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Bill Galvano: No deal on Special Session for gambling

Senate President-designate Bill Galvano on Friday said there was no “agreement (on) or recommendations” for a Special Legislative Session on gambling.

Legislative leaders, who failed to agree on comprehensive gambling legislation this past Regular Session, have been considering a Special Session after House Speaker Richard Corcoran raised concerns over the potential loss of revenue share from the Seminole Tribe of Florida.

Galvano, expected to take over as president after the 2018 election cycle, also is his chamber’s point man on gambling issues.

The Tribe pays $19.5 million monthly, with a balloon—or “true-up”—payment at the end of the state’s fiscal year, which runs July 1-June 30. A “forbearance period” that was part of a settlement over blackjack litigation ended on March 31, after which the Tribe was entitled to stop paying.

But the Tribe’s lawyer seemingly took the wind out of the Special Session sails, telling Florida Politics last week that the Seminoles would continue paying the state its monthly share of casino gambling revenue.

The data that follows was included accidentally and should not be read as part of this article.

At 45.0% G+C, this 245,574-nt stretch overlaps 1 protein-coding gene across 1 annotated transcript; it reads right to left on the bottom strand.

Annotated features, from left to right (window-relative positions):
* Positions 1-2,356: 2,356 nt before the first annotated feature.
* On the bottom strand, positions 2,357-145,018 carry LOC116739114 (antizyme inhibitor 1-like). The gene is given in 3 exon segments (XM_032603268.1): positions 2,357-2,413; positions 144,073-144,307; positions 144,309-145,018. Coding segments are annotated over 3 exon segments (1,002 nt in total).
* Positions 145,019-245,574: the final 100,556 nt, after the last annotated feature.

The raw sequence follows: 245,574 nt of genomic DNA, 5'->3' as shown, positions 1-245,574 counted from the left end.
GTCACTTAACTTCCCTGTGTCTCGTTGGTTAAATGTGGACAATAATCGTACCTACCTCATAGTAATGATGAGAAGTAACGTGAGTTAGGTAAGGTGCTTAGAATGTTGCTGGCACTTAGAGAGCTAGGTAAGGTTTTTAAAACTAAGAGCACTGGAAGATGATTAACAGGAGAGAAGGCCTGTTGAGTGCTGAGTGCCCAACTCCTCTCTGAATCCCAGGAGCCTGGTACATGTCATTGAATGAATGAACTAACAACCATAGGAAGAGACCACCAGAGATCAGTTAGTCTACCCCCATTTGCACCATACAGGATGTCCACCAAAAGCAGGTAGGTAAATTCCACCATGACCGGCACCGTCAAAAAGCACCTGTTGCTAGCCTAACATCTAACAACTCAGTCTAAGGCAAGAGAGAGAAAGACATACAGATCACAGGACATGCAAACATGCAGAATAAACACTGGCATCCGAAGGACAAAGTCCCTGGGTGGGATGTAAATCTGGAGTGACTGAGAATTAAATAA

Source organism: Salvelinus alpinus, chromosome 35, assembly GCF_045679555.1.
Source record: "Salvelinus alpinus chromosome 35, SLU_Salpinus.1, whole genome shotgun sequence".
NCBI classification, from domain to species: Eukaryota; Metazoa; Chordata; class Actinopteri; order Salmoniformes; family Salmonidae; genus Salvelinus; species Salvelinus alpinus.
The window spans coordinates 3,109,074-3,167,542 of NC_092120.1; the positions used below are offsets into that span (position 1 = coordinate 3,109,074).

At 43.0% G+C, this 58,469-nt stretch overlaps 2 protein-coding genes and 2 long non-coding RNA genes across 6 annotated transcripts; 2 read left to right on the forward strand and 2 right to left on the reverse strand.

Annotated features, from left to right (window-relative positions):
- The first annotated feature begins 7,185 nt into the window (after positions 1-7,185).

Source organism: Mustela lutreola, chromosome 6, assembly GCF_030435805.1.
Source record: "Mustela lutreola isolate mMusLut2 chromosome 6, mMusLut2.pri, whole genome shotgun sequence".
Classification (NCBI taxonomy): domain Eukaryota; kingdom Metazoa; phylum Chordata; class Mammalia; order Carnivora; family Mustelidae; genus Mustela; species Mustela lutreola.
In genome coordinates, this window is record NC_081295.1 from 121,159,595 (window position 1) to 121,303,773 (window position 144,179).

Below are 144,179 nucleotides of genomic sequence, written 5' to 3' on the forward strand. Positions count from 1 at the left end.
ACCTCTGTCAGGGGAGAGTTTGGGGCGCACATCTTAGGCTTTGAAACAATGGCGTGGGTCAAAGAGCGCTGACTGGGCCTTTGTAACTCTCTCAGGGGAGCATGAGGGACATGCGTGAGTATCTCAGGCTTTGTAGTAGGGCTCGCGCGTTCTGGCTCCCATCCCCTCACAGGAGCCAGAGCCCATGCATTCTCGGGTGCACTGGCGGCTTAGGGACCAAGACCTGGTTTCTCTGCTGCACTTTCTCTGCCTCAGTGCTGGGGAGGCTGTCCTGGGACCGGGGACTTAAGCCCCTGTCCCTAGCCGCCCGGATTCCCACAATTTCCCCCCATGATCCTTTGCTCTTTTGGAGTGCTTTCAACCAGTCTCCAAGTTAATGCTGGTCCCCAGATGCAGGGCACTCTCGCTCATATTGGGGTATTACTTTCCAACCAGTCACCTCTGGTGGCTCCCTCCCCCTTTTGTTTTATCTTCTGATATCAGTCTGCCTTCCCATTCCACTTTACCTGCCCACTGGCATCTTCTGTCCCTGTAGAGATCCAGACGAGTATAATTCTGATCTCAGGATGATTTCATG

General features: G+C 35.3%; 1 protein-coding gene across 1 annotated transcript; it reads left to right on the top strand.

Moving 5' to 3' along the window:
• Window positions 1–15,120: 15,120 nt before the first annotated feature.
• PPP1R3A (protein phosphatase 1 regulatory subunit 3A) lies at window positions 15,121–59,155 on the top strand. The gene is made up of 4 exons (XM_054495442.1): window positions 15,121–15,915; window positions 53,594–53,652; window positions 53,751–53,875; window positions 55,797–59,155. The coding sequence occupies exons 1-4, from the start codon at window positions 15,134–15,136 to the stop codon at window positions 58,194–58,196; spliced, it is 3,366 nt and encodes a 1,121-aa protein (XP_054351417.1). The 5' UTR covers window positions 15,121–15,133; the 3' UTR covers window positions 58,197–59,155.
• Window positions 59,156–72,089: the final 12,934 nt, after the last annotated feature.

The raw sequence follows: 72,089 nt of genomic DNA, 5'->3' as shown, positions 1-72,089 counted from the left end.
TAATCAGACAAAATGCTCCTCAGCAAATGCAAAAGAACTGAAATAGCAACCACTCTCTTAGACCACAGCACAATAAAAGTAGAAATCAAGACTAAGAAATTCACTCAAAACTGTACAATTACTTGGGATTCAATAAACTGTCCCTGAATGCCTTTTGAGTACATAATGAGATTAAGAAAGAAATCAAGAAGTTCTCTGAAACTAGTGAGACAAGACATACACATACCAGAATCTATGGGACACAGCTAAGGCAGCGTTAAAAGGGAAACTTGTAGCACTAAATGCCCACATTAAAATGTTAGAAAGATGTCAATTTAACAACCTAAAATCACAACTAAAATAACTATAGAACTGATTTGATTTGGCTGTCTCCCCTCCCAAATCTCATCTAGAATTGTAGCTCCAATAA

“There is no plan to stop the payments,” attorney Barry Richard said. “The Seminoles are perfectly happy with the relationship they have with the state … They don’t want to take advantage of the state economically any more than they want the state to take advantage of them.”

Asked about the latest prospects for a Special Session, Galvano – a Bradenton Republican – said in a text message: “Discussions are continuing (but) there is not an agreement or recommendations at this time.”

The head of an anti-casino gambling organization also has written to top lawmakers, saying the Tribe’s promise to keep paying should shut down further talks on a Special Session.

“Doesn’t (the) commitment by the Seminole Tribe to continue making compact payments resolve the potential revenue loss concern that legislative leaders said was the basis for holding a special session?” No Casinos’ president John Sowinski asked.

Corcoran, a Land O’ Lakes Republican term-limited in the House this year, is expected to announce a run for governor.

 

Written By

Jim Rosica covers state government from Tallahassee for Florida Politics. He previously was the Tampa Tribune’s statehouse reporter. Before that, he covered three legislative sessions in Florida for The Associated Press. Jim graduated from law school in 2009 after spending nearly a decade covering courts for the Tallahassee Democrat, including reporting on the 2000 presidential recount. He can be reached at jim@floridapolitics.com.

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